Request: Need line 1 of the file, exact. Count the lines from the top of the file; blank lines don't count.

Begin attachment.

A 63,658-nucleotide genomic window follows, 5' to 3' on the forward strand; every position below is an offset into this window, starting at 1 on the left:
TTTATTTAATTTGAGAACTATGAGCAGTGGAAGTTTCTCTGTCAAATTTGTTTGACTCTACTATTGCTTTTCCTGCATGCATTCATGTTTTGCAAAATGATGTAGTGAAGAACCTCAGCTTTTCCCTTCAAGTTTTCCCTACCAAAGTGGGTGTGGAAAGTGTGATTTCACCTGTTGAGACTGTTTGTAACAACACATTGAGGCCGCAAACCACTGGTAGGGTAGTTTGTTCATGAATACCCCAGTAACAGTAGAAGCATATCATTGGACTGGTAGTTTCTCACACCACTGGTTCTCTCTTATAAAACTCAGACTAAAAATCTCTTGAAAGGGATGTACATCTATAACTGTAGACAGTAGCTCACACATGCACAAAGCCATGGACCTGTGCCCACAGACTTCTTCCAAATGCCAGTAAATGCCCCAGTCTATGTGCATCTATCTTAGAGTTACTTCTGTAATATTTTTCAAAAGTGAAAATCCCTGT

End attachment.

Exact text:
A 63,658-nucleotide genomic window follows, 5' to 3' on the forward strand; every position below is an offset into this window, starting at 1 on the left: